On Tuesday, the Supreme Court gave the Trump administration the green light to halt the 2020 census count ahead of schedule. While the order technically only pauses the count while a federal appeals court decides whether or not the count should be stopped early, experts say the ruling effectively shuts down the count for 2020 and may affect the process for counting the U.S. population over the next decade.
The New York Times reports that the court gave no reasons for the decision to allow the census count to be halted temporarily and that Justice Sonia Sotomayor was the only dissenting voice.
“Because the harms associated with an inaccurate census are avoidable and intolerable, I respectfully dissent from the grant of stay,” Sotomayor wrote.
The census count has already been a big drama due to the pandemic and the involvement of the Trump administration both of which have caused deadlines to shift back and forth. The original August deadline was pushed to Oct. 31 then abruptly changed to Sept. 30 by the Commerce Department, which oversees the Census Bureau.
According to CNN, the Trump administration argued that the Oct. 31 deadline didn’t give Commerce Secretary Wilbur Ross enough time to deliver a count of the nation’s population to the president by Dec. 31.
But some say that the administration is trying to take advantage of a difficult situation for political gains.
From the Times:
Mr. Ross’s action came over the objection of career census experts who argued that it would undermine, perhaps fatally, the accuracy of the count. It forced the bureau to abandon on short notice some of the counting safeguards it was using to make the tally reliable. And it quickly triggered a lawsuit seeking to keep the tally going.
The move came not long after the announcement in July that the administration would seek to exclude undocumented immigrants from the population totals it would send to Congress for reapportioning seats in the House.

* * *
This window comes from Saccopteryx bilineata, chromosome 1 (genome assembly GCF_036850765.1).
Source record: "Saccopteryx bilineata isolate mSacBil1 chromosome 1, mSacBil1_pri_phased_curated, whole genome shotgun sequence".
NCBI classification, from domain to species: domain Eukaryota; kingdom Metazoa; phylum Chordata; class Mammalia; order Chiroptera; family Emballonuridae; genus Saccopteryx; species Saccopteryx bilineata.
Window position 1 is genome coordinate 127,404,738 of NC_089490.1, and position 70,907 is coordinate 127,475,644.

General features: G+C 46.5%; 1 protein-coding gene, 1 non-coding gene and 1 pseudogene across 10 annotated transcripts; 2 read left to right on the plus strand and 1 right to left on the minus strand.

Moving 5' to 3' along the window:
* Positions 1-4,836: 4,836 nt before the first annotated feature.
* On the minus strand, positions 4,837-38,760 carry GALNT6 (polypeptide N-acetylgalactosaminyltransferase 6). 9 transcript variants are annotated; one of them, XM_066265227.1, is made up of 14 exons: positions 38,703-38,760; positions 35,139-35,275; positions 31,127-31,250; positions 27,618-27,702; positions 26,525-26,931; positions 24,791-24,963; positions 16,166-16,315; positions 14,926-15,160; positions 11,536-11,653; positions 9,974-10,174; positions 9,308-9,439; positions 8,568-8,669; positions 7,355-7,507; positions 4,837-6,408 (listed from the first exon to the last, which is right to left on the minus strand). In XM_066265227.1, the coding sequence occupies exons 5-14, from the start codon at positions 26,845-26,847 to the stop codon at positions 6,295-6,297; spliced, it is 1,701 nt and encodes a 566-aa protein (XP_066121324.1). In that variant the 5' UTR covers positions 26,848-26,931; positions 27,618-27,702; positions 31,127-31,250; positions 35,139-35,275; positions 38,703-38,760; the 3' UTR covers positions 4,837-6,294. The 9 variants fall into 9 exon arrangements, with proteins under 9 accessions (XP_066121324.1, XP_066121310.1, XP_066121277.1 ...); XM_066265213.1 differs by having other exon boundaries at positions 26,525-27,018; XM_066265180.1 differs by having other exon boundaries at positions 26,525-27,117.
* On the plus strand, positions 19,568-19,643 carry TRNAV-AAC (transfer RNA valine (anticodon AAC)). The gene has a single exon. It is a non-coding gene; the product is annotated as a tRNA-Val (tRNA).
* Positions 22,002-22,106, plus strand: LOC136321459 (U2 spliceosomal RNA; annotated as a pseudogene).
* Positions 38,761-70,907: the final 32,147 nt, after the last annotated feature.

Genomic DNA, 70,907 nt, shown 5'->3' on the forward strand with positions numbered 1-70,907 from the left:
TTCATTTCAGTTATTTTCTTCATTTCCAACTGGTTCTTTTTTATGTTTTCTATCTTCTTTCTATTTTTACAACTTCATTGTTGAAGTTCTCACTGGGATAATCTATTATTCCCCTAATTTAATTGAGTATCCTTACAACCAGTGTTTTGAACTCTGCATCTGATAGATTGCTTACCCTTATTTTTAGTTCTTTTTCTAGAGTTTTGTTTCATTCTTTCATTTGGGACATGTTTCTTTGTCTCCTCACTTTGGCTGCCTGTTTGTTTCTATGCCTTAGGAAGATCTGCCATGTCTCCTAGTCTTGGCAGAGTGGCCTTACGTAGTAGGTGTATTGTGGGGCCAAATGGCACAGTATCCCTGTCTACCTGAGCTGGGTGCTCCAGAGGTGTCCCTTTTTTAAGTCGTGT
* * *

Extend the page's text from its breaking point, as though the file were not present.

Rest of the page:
The two developments appear related. The old deadlines would have allowed the winner of the presidential election to transmit the population totals next spring. Readopting the December deadline would ensure that Mr. Trump controls that process, even if he loses the November election.
Ultimately, the Oct. 31 deadline was restored by the order of Judge Lucy H. Koh of the U.S. District Court in the Northern District of California.
“Because the decennial census is at issue here, an inaccurate count would not be remedied for another decade,” Koh wrote. She also suspended the Dec. 31 statutory deadline for submitting the results.
More from the Times:
A three-judge panel of the U.S. Court of Appeals for the Ninth Circuit, in San Francisco, turned down a request from the Trump administration to stay Judge Koh’s order and allow it to stop counting before the end of the month. But the panel said it would not bar the administration from trying to comply with the Dec. 31 reporting deadline.
And that’s when the administration asked the Supreme Court to intervene. Jeffrey B. Wall, the acting solicitor general, told the court in a brief filed on Wednesday that Koh’s ruling “constitutes an unprecedented intrusion into the executive’s ability to conduct the census according to Congress’s direction.”
“As the law stands, assessing any trade-off between speed and accuracy is a job for Congress, which set the Dec. 31 deadline and has not extended it, and the agencies, which acted reasonably in complying with that deadline,” Wall wrote.
On Tuesday, the Census Bureau released a statement saying that “well over 99.9% of housing units have been accounted for in the 2020 Census” and that “self-response and field data collection operations for the 2020 Census will conclude on October 15, 2020.”
But the claim that 99 percent of households have been counted is “widely questioned by census and demographic experts, who cast the number as a public relations estimate that concealed broad gaps in the accuracy of the tally,” the Times reports.
The Commerce Department’s decision to move the deadline up to Sept. 30 was met with a lawsuit filed by the National Urban League, the League of Women Voters and other groups and local governments. According to the suit, moving the deadline up doesn’t just undermine the accuracy of the count, but it would “facilitate another illegal act: suppressing the political power of communities of color by excluding undocumented people from the final apportionment count.”
Attorneys for the groups told CNN that they “will wait to see the Census Bureau’s next steps to determine how to respond.”
Melissa Arbus Sherry, an attorney at Latham and Watkins who argued the case in court, said that “the Supreme Court’s order staying the preliminary injunction does not erase the tremendous progress that has been made as a result of the district court’s rulings.”
But the court’s decision does erase any chance of the census count being resumed, according to the Times. It’s a process that involves hundreds of thousands of government workers and it can’t easily be restarted especially with the official deadline being only two weeks away.